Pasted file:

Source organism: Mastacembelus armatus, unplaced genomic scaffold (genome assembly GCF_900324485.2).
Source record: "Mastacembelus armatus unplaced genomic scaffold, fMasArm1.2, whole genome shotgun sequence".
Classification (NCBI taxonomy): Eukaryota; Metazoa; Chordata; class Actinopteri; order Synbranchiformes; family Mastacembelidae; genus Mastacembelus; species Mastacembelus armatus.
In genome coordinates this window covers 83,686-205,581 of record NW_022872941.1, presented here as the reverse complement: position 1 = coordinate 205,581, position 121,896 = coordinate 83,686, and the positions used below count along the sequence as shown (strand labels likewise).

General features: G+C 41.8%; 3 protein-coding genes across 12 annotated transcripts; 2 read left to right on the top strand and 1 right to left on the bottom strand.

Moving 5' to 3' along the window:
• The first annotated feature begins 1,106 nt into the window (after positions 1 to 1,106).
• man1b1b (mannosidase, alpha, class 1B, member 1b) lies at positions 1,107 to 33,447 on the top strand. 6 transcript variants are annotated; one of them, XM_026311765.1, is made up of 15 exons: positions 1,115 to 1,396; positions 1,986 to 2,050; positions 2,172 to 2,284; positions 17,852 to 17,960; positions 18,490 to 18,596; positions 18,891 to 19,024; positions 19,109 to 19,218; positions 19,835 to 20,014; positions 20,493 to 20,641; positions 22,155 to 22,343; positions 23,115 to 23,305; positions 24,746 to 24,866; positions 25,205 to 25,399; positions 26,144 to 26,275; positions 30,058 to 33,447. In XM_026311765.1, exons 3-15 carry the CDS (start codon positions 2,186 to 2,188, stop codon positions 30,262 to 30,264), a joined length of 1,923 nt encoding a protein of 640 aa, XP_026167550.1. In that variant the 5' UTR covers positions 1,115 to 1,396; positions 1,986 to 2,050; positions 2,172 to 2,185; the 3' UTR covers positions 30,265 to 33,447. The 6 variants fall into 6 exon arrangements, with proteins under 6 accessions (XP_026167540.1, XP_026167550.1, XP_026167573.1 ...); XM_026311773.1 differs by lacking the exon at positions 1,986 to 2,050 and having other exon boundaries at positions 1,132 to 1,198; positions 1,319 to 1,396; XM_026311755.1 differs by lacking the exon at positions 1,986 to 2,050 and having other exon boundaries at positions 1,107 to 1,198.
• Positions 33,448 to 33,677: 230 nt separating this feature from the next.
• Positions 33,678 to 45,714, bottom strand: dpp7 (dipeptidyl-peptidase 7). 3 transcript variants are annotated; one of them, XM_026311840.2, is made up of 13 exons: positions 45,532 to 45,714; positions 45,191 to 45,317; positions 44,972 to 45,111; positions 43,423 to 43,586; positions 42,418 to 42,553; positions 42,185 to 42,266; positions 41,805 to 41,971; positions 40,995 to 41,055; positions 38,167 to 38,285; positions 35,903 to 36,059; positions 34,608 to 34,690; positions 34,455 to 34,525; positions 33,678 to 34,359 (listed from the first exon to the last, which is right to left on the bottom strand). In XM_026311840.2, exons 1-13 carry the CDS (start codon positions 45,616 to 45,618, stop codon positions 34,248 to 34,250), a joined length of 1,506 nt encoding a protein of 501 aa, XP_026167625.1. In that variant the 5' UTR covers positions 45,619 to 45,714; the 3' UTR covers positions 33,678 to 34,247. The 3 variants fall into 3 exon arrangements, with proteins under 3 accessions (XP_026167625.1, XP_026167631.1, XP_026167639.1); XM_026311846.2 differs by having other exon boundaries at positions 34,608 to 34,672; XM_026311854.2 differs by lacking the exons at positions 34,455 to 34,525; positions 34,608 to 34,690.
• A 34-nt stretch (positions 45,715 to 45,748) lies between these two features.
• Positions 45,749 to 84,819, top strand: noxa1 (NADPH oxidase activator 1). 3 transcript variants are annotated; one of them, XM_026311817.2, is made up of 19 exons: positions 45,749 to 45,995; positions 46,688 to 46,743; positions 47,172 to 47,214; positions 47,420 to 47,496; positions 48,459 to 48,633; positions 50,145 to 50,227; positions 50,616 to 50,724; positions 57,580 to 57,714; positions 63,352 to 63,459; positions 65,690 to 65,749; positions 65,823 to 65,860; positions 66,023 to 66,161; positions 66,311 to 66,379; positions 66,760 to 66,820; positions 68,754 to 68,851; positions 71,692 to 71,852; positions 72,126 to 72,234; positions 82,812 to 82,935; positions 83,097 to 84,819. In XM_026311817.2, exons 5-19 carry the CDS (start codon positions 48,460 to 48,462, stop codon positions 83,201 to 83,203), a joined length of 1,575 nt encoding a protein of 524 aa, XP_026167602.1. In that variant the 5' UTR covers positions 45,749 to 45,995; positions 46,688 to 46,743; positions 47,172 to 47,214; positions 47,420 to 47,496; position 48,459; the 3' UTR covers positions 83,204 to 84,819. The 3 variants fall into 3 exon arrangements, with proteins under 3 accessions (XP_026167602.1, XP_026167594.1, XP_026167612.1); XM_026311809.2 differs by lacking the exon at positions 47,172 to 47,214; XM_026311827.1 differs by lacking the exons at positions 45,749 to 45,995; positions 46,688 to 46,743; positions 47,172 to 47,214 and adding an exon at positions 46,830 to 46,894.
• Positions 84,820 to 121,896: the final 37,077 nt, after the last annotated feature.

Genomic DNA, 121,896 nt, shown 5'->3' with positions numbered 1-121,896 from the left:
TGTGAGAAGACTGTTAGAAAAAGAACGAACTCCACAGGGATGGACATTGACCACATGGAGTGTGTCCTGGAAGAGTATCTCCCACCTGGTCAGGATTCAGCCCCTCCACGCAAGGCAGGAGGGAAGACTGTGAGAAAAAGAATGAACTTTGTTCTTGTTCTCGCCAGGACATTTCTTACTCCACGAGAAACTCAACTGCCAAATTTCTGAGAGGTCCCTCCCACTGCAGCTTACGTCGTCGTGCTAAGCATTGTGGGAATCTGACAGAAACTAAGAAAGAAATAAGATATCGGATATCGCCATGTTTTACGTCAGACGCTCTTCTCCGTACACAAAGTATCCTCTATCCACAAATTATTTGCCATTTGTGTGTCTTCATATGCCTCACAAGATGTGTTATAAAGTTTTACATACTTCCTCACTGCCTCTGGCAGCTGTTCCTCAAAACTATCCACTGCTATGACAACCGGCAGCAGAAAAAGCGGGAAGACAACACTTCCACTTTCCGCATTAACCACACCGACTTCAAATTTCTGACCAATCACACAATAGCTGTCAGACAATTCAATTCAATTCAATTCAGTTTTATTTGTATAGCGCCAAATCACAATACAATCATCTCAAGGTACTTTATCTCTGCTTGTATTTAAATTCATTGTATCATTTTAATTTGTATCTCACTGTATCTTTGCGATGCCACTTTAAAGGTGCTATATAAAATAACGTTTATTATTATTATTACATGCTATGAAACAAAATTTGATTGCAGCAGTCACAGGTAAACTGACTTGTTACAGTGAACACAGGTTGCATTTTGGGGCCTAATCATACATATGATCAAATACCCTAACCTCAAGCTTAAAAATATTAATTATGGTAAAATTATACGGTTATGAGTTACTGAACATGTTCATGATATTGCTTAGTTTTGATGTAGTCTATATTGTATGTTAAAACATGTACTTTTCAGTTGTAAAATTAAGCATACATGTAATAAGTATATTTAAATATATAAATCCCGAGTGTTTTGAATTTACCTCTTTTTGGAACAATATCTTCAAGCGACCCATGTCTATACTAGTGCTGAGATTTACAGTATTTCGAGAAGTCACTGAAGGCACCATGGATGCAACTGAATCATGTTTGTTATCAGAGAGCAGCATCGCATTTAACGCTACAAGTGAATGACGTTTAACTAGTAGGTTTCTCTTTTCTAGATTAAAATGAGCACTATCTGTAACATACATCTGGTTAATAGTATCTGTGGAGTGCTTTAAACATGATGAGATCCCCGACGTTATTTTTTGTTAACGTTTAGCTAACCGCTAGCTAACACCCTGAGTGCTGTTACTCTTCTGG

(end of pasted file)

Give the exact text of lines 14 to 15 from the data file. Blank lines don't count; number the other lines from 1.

Genomic DNA, 121,896 nt, shown 5'->3' with positions numbered 1-121,896 from the left:
TGTGAGAAGACTGTTAGAAAAAGAACGAACTCCACAGGGATGGACATTGACCACATGGAGTGTGTCCTGGAAGAGTATCTCCCACCTGGTCAGGATTCAGCCCCTCCACGCAAGGCAGGAGGGAAGACTGTGAGAAAAAGAATGAACTTTGTTCTTGTTCTCGCCAGGACATTTCTTACTCCACGAGAAACTCAACTGCCAAATTTCTGAGAGGTCCCTCCCACTGCAGCTTACGTCGTCGTGCTAAGCATTGTGGGAATCTGACAGAAACTAAGAAAGAAATAAGATATCGGATATCGCCATGTTTTACGTCAGACGCTCTTCTCCGTACACAAAGTATCCTCTATCCACAAATTATTTGCCATTTGTGTGTCTTCATATGCCTCACAAGATGTGTTATAAAGTTTTACATACTTCCTCACTGCCTCTGGCAGCTGTTCCTCAAAACTATCCACTGCTATGACAACCGGCAGCAGAAAAAGCGGGAAGACAACACTTCCACTTTCCGCATTAACCACACCGACTTCAAATTTCTGACCAATCACACAATAGCTGTCAGACAATTCAATTCAATTCAATTCAGTTTTATTTGTATAGCGCCAAATCACAATACAATCATCTCAAGGTACTTTATCTCTGCTTGTATTTAAATTCATTGTATCATTTTAATTTGTATCTCACTGTATCTTTGCGATGCCACTTTAAAGGTGCTATATAAAATAACGTTTATTATTATTATTACATGCTATGAAACAAAATTTGATTGCAGCAGTCACAGGTAAACTGACTTGTTACAGTGAACACAGGTTGCATTTTGGGGCCTAATCATACATATGATCAAATACCCTAACCTCAAGCTTAAAAATATTAATTATGGTAAAATTATACGGTTATGAGTTACTGAACATGTTCATGATATTGCTTAGTTTTGATGTAGTCTATATTGTATGTTAAAACATGTACTTTTCAGTTGTAAAATTAAGCATACATGTAATAAGTATATTTAAATATATAAATCCCGAGTGTTTTGAATTTACCTCTTTTTGGAACAATATCTTCAAGCGACCCATGTCTATACTAGTGCTGAGATTTACAGTATTTCGAGAAGTCACTGAAGGCACCATGGATGCAACTGAATCATGTTTGTTATCAGAGAGCAGCATCGCATTTAACGCTACAAGTGAATGACGTTTAACTAGTAGGTTTCTCTTTTCTAGATTAAAATGAGCACTATCTGTAACATACATCTGGTTAATAGTATCTGTGGAGTGCTTTAAACATGATGAGATCCCCGACGTTATTTTTTGTTAACGTTTAGCTAACCGCTAGCTAACACCCTGAGTGCTGTTACTCTTCTGG